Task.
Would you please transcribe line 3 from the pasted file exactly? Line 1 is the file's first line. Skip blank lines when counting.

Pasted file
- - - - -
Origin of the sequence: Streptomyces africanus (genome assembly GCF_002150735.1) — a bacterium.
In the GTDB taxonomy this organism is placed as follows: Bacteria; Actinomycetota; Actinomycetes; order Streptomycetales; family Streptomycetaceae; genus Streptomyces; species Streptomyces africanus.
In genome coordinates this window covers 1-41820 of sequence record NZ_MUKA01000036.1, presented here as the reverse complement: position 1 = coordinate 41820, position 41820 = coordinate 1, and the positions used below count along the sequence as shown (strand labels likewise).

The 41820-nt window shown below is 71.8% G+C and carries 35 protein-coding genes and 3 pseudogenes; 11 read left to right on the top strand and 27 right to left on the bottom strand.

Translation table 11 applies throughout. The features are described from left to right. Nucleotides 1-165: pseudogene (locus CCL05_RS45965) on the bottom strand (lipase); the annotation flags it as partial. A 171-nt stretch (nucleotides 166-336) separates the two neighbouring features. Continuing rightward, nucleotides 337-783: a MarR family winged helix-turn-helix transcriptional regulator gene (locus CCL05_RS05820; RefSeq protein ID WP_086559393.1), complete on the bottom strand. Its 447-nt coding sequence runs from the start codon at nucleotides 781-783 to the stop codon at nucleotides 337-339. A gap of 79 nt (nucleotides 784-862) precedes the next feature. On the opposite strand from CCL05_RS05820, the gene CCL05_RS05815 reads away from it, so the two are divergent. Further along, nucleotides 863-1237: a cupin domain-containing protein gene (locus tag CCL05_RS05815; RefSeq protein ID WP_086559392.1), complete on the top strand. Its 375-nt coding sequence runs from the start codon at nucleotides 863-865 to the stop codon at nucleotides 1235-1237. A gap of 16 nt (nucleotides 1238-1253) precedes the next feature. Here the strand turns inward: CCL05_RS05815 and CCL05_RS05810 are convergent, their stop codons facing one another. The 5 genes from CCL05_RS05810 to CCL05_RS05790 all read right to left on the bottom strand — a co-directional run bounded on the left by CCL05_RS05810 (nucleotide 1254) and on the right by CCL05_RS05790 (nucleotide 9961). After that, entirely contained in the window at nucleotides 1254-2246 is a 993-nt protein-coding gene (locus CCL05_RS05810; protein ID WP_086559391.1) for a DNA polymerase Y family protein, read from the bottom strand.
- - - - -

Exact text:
In genome coordinates this window covers 1-41820 of sequence record NZ_MUKA01000036.1, presented here as the reverse complement: position 1 = coordinate 41820, position 41820 = coordinate 1, and the positions used below count along the sequence as shown (strand labels likewise).